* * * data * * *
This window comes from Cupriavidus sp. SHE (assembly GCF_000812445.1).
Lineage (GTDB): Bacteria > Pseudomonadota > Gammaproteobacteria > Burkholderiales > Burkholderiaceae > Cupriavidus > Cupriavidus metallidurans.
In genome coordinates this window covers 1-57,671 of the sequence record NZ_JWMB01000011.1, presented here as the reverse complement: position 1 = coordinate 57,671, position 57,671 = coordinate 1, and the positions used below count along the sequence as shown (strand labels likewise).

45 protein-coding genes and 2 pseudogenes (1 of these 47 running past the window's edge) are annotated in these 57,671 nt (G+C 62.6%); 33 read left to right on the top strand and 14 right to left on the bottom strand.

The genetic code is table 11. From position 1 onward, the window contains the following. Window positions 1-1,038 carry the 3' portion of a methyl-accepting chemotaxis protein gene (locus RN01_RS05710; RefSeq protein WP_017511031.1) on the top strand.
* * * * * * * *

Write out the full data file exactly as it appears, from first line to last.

This window comes from Cupriavidus sp. SHE (assembly GCF_000812445.1).
Lineage (GTDB): Bacteria > Pseudomonadota > Gammaproteobacteria > Burkholderiales > Burkholderiaceae > Cupriavidus > Cupriavidus metallidurans.
In genome coordinates this window covers 1-57,671 of the sequence record NZ_JWMB01000011.1, presented here as the reverse complement: position 1 = coordinate 57,671, position 57,671 = coordinate 1, and the positions used below count along the sequence as shown (strand labels likewise).

45 protein-coding genes and 2 pseudogenes (1 of these 47 running past the window's edge) are annotated in these 57,671 nt (G+C 62.6%); 33 read left to right on the top strand and 14 right to left on the bottom strand.

The genetic code is table 11. From position 1 onward, the window contains the following. Window positions 1-1,038 carry the 3' portion of a methyl-accepting chemotaxis protein gene (locus RN01_RS05710; RefSeq protein WP_017511031.1) on the top strand.